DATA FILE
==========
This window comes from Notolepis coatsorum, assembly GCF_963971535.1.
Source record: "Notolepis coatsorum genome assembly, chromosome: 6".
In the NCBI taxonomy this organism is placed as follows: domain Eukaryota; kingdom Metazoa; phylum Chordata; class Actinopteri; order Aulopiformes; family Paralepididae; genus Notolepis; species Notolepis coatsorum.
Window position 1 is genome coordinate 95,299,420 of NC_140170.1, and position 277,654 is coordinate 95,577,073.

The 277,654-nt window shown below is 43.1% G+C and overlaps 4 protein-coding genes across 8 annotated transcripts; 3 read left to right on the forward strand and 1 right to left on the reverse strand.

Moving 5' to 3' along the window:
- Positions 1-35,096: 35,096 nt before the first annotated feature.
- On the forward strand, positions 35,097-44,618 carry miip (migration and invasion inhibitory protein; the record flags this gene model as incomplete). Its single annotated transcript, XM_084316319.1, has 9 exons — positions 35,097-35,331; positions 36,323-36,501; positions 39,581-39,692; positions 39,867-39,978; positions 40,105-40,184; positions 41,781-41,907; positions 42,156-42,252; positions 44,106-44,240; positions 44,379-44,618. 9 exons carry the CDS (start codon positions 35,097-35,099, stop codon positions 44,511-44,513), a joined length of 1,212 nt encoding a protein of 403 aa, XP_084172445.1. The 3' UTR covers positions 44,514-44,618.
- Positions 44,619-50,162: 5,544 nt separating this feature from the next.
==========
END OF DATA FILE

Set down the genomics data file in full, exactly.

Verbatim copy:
This window comes from Notolepis coatsorum, assembly GCF_963971535.1.
Source record: "Notolepis coatsorum genome assembly, chromosome: 6".
In the NCBI taxonomy this organism is placed as follows: domain Eukaryota; kingdom Metazoa; phylum Chordata; class Actinopteri; order Aulopiformes; family Paralepididae; genus Notolepis; species Notolepis coatsorum.
Window position 1 is genome coordinate 95,299,420 of NC_140170.1, and position 277,654 is coordinate 95,577,073.

The 277,654-nt window shown below is 43.1% G+C and overlaps 4 protein-coding genes across 8 annotated transcripts; 3 read left to right on the forward strand and 1 right to left on the reverse strand.

Moving 5' to 3' along the window:
- Positions 1-35,096: 35,096 nt before the first annotated feature.
- On the forward strand, positions 35,097-44,618 carry miip (migration and invasion inhibitory protein; the record flags this gene model as incomplete). Its single annotated transcript, XM_084316319.1, has 9 exons — positions 35,097-35,331; positions 36,323-36,501; positions 39,581-39,692; positions 39,867-39,978; positions 40,105-40,184; positions 41,781-41,907; positions 42,156-42,252; positions 44,106-44,240; positions 44,379-44,618. 9 exons carry the CDS (start codon positions 35,097-35,099, stop codon positions 44,511-44,513), a joined length of 1,212 nt encoding a protein of 403 aa, XP_084172445.1. The 3' UTR covers positions 44,514-44,618.
- Positions 44,619-50,162: 5,544 nt separating this feature from the next.